Arizona Bomber Had Citizenship Rejected by Homeland Security for ‘Terrorism-Related Activity’ Patrick Poole
Back on Sunday I broke the news here at PJ Media of the arrest of Abdullatif Aldosary in connection with the bombing of a Social Security Administration office in Casa Grande, Arizona, last Friday morning. I noted that while the bombing and Aldosary’s arrest had received local news coverage, there was a virtual blackout by the national media on the Iraqi refugee’s identity.
Yesterday I reported on details provided to the federal court on Monday during Aldosary’s initial court hearing, which included information on what was found when the FBI conducted a search of his Coolidge, Arizona, home last Friday night. Among the items recovered was a bomb-making manual that had been hidden behind a photograph on the wall. Also discovered were an AK-47 and a 9mm Ruger handgun, along with more than a thousand rounds of ammunition. Kerry Picket at the Washington Times also reported that they recovered several gallons of chemicals typically used in bomb making.
When authorities checked Aldosary’s bank statements, they found he had more than $20,000 despite the fact that he was a convicted felon, only worked as a day laborer, and had no visible means of supporting himself sufficient to warrant having that kind of balance.
But a bombshell report came out today based on information obtained by Rep. Paul Gosar (R-AZ), who had received a request from Aldosary in November 2011 for assistance in obtaining a “green card.”
According to today’s news report, the Department of Homeland Security responded to Gosar’s request on behalf of Aldosary last year by saying that he was ineligible for a change in status because of “terrorism-related grounds of inadmissibility”:
Gosar said DHS responded by saying Aldosary was not eligible for a permanent change to citizenship “pursuant to the terrorism-related grounds of inadmissibility, and that “individuals who engage in terrorism-related activity … are barred from receiving various immigration benefits.”
DHS did not elaborate on what the activity was. Gosar wrote that to be barred from permanent status, under federal law the immigrant must have engaged in activity “indicating an intention to cause death or serious bodily injury, a terrorist activity; to prepare or plan a terrorist activity; to gather information on potential targets for terrorist activity” or belong to “a terrorist organization” among other actions.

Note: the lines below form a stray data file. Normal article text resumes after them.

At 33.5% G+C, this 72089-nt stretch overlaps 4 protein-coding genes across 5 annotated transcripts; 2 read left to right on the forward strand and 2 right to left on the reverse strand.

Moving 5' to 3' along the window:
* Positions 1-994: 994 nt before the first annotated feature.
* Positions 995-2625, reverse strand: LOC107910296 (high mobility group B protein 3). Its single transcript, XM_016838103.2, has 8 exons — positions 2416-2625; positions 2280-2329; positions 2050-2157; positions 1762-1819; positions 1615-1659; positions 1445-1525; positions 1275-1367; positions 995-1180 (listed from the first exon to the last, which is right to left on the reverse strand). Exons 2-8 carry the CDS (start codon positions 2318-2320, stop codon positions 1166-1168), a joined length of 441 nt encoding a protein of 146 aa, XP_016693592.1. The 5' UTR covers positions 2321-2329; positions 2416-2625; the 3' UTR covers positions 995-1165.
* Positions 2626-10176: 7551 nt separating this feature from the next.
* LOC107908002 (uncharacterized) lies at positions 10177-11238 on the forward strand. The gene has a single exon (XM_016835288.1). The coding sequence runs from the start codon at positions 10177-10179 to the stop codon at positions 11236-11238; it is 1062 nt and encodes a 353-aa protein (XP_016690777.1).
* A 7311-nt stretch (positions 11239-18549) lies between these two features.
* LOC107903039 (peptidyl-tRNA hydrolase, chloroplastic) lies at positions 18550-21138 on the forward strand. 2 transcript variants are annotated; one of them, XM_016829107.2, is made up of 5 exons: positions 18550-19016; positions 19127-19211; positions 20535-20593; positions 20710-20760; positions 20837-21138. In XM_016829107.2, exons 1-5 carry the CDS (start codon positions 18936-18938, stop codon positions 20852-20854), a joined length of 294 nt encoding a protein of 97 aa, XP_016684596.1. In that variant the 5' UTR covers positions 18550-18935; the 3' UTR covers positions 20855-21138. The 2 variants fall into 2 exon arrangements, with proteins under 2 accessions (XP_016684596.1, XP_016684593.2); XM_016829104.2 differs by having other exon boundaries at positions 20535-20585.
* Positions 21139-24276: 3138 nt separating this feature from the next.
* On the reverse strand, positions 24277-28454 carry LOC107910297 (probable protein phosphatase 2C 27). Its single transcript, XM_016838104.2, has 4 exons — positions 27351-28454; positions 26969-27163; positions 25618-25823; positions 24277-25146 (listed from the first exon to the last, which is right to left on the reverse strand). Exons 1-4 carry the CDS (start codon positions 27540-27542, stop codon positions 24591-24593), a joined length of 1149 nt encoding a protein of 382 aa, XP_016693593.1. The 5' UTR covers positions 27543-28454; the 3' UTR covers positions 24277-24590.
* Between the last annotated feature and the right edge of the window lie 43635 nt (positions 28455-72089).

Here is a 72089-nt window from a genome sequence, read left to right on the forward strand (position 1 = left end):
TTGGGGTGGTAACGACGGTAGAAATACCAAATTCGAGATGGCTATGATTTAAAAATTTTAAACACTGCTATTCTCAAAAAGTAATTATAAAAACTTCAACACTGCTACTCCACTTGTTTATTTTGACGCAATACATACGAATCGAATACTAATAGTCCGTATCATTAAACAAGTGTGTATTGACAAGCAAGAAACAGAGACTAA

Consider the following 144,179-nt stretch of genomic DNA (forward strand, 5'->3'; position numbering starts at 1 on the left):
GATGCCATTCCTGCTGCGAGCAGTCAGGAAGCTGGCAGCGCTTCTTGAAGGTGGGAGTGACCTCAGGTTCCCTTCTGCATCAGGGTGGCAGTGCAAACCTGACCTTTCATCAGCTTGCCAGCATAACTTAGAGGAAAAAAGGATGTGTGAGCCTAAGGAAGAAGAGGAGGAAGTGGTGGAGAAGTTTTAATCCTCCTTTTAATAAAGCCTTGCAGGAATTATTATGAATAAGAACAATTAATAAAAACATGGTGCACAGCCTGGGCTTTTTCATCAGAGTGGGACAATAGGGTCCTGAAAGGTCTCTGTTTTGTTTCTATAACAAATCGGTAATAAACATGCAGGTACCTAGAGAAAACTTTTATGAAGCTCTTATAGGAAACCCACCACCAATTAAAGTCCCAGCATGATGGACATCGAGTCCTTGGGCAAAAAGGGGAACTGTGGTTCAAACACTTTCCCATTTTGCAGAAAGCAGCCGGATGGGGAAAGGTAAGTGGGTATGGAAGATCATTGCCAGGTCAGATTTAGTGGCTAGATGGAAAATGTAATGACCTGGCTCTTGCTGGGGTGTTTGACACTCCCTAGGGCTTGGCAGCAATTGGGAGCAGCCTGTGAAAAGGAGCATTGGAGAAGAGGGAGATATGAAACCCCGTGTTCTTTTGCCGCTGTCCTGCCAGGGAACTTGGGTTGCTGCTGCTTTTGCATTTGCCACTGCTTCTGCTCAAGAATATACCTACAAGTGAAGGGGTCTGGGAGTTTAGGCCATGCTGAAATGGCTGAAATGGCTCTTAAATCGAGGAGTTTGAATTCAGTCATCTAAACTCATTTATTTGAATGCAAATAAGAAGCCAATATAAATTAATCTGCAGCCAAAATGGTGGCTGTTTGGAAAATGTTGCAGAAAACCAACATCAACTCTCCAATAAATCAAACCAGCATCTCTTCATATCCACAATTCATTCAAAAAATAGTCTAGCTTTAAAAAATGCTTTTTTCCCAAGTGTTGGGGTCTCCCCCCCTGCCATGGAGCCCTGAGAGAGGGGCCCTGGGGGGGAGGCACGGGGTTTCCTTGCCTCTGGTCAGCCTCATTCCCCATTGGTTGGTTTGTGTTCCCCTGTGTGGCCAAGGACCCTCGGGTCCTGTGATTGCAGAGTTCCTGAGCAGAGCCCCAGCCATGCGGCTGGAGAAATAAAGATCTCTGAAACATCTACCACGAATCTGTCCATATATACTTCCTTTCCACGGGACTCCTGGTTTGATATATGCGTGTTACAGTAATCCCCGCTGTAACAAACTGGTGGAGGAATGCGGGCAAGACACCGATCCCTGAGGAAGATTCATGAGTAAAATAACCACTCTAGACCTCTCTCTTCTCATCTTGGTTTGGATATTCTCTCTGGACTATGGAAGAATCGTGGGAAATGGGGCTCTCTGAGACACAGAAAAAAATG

In light of the Casa Grande bombing, Gosar questioned why Aldosary was not detained and processed for deportation in November 2011, after it was determined he had engaged in terrorism-related activity.
The bombing happened about a block away from Gosar’s office.
“But for the grace of God, no one was injured in the bombing,” Gosar wrote.
Gosar also asked what efforts were made to track and monitor “a known terrorist.”
Gosar sent a letter to Homeland Security yesterday raising concerns about Aldosary being ruled ineligible for citizenship, but then not being detained and processed for deportation. Among the questions Gosar has asked DHS are:
1) Why wasn’t a known terrorist detained and deportation proceedings initiated once DHS concluded he was engaging in terrorism-related activity?
2) What efforts were made to track and monitor a known terrorist in Arizona?
3) Did DHS inform local law enforcement about this potential threat?
4) Was DHS aware of Mr. Aldosary’s prior criminal record?
5) What is the time frame to arrest and deport a resident alien once the DHS determines he or she has engaged in terrorism related activity?
All fair questions to ask. We’ll keep you informed about this case as developments warrant.
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